Eventually the summer ended, I started High School and my eating and dieting efforts drifted away, and of course gained back all the weight.

When I graduated High School, I felt like the fattest kid in school, but in fact I was a mere 180 pounds, shown here in my cap and gown for graduation:


I was maybe 30 pounds overweight, but in those days, obesity was not near as omnipotent as it is now, so a 30 pound overweight girl in HS, to me seemed very heavy. In retrospect, Id kill to see 180 now!

Thru college, I went back to my old friends, amphetamines. In the late 60’s and early 70’s, the drugs flowed freely, and I could obtain any drug of choice just about at will, from the street. I went up and down about a range of 50 pounds or so. But, it was always a struggle,. I graduated college at a fairly acceptable 190,

The drugs helped keep my weight in check, but really played havoc with me. Looking back, I’m lucky I did not die.

The years between college and getting married were peppered with various other ways to try to control this beast. Liquid protein, fasting, slim fast, more rounds with amphetamines and Quaaludes, hypnosis, and any other alleged quick fixes that came along. Needless to say, the main missing ingredient was my real willingness to accept the fact that there was no easy answer, and that I had to commit to a lifetime of controlled, healthy eating. I was not ready to accept that, or the trade off of what I would have to give up accomplishing that for many years to come. The amazing thing about looking back, is what I perceived to be very heavy at the time, was just some 30-40 pounds of an annoying, and persistent excess weight. I had no idea at that time what was to come, and the incredible amounts of weight I was capable of gaining bit by bit over time and maturity.

After college, as a young independent single woman, I moved out of my parent’s house, and into my own apartment. OK, so it was only 20 blocks from my mom and dad, but I was working, supporting myself, and being in the single and dating scene, needed to keep my weight within some reason, to attract the boys. I never had trouble finding dates, or having relationships with guys. OK, so most of them were crappy losers, that I saw thru pretty quick, but I was pretty busy socially, and for a few years, my weight sorta stabilized at around 210 or so. Not thin, but not terribly obese, by today’s standards.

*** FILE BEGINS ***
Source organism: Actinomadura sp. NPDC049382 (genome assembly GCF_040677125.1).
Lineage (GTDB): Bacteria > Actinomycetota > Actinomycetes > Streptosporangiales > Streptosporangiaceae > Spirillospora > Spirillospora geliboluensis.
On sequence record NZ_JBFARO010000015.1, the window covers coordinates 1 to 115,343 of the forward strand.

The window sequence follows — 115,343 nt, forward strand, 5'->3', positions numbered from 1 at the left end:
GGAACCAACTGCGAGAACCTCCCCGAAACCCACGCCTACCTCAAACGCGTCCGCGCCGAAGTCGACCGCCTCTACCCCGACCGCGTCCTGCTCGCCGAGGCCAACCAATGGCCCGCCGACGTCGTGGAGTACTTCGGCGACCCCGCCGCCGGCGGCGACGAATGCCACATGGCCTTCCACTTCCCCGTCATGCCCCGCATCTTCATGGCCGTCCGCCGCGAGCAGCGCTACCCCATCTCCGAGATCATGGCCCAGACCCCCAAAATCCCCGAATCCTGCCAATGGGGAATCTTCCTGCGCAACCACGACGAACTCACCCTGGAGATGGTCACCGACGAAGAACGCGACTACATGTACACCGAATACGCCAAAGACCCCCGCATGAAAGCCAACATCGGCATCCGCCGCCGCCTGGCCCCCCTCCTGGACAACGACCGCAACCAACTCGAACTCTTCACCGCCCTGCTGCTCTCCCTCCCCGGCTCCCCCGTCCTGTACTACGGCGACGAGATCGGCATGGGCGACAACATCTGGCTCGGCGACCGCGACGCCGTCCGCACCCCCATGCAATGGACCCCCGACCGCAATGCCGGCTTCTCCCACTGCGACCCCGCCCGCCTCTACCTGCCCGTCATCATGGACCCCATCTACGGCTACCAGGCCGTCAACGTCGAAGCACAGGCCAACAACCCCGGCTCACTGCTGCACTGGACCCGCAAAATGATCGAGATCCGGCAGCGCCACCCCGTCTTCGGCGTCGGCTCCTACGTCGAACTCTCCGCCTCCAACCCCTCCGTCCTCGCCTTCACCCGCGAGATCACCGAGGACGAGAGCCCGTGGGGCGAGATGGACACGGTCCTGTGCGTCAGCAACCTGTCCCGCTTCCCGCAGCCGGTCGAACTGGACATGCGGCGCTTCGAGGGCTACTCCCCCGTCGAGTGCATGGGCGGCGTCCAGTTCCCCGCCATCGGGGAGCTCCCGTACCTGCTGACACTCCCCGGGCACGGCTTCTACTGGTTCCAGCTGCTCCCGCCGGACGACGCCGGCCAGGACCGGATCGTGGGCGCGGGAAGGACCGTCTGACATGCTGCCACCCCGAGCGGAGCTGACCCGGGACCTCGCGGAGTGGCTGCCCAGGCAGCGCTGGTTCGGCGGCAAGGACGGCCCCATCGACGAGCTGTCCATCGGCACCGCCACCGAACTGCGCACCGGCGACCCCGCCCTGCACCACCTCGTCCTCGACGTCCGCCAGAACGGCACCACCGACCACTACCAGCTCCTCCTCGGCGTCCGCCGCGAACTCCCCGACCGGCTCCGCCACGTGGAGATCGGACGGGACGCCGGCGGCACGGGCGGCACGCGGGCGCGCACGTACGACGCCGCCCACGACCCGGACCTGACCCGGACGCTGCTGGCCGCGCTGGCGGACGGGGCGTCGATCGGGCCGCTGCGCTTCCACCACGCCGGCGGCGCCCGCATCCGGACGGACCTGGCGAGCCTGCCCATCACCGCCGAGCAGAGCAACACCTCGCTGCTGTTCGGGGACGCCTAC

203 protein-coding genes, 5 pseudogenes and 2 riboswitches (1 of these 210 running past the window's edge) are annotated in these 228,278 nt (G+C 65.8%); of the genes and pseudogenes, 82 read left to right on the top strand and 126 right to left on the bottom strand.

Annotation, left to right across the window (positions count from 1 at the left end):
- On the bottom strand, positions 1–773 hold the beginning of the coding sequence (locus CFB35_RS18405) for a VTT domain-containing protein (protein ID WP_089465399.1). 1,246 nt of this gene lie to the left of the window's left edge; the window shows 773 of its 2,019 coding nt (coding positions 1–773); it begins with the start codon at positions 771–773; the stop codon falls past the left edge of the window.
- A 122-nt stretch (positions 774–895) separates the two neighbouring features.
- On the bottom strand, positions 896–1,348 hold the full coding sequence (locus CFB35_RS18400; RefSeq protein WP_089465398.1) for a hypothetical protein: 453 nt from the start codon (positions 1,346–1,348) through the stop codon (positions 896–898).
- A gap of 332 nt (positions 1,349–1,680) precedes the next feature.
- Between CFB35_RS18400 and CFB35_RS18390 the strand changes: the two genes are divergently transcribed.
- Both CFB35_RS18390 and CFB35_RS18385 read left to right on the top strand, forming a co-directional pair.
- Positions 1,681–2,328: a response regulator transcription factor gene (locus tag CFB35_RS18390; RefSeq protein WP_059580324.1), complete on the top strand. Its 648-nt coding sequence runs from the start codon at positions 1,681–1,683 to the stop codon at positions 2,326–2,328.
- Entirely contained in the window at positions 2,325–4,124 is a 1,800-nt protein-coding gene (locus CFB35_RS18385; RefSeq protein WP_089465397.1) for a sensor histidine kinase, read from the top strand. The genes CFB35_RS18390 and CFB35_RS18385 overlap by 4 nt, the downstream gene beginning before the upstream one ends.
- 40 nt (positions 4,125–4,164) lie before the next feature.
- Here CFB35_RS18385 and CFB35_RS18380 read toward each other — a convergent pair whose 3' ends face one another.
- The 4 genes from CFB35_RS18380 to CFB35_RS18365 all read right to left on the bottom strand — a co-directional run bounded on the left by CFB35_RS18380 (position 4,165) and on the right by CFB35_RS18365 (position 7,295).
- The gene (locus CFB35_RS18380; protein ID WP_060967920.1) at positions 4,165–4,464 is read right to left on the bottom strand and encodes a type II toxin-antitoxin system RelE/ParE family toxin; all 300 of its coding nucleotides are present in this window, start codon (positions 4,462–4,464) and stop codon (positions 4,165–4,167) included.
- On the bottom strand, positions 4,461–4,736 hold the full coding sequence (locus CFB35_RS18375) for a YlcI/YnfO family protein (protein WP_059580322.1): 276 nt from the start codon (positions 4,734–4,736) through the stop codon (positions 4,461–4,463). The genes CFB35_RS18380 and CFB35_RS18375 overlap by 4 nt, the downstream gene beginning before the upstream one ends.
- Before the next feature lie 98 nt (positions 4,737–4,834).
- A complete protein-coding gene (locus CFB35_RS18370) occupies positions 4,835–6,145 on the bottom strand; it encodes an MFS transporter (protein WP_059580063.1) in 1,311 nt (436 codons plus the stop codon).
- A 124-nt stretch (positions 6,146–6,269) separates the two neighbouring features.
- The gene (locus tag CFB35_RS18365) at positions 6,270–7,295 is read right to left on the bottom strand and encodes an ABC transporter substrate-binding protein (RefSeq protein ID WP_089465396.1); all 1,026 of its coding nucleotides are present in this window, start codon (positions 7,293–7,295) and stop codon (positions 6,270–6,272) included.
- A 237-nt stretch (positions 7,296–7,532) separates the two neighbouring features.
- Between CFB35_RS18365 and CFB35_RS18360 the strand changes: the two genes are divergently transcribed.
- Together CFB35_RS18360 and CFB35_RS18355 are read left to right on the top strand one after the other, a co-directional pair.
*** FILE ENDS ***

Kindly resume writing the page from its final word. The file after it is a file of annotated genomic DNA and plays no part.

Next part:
In 1973 I met a man who would become my husband, my friend, my life partner. We had a long courtship, 5 years. It took me that long to convince him marriage was not a death sentence <laughing>. I put on some weight during our relationship, feeling some of the pressure off about looking great to attract someone. He was already attracted to me, so I let my guard down. I gained about 50 pounds during our dating. When I saw how dangerous this was becoming I started to research the weight thing on a different level. I found a therapist who specialized in weight loss. She had lost 90 pounds, on something she called the “Freedom Diet” She used a list of just about all foods, and said I could have anything I wanted from the list, as long as it did not exceed so many calories for a day. The list was great, pizza, candy, ice cream, muffins, oh sure, salad and fruit too, but it enabled me to enjoy food and not feel deprived. Sound familiar? Like today’s WW program. Anyway, I saw her once a week for about a year, we talked one on one, about food, and food related issues, socially, and how to blend real life, into healthy eating. I got back down to about 180 before getting married. That year was probably my closest, before now, of really learning and accepting what it would take to keep my weight down. My wedding dress was a size 14 and I looked damn good! OK, here is me showing off being a blushing bride.

Unfortunately though, after getting married, and moving away from NY, to Florida, my weight REALLY ballooned to its worst degree of my life. I don’t know if it was the change in location, being away from home, knowing I had my man, and now could eat whatever I wanted, or just really loving the freedom of being on our own, we ate out, we bought cookies and donuts, and snacks all the time. The early years of marriage for us were just constant fun, and lots of food. After a year of marriage, I was already packing it on.

By our second anniversary I had gained close to 100 pounds and hovered very close to 300. By our 6th anniversary, I was looking like I would look basically for the next 20 years

Just a side note, the dog in that picture was Rusty, my beloved Golden before Buddy and two Goldens before Denali. This was a weight I would gravitate back to over the next 20 years, one way or another. During these first 6 years of married life, I tried, more slim fast, then Nutra-systems, more pills, Richard Simmons, Stillman (the original low carb pre Atkins) and whatever others I could find to try. Again, big missing element, was the big picture… I just did not “get it”. I had in my brain, that if I dieted, for a while and lost weight, I could be done with it, and go back to eating like I had before.

I had my son when I was 36, and my final pregnancy weight was 330. I did lose some after he was born, but the struggle continued over the next 17 years, with very similar patterns from before.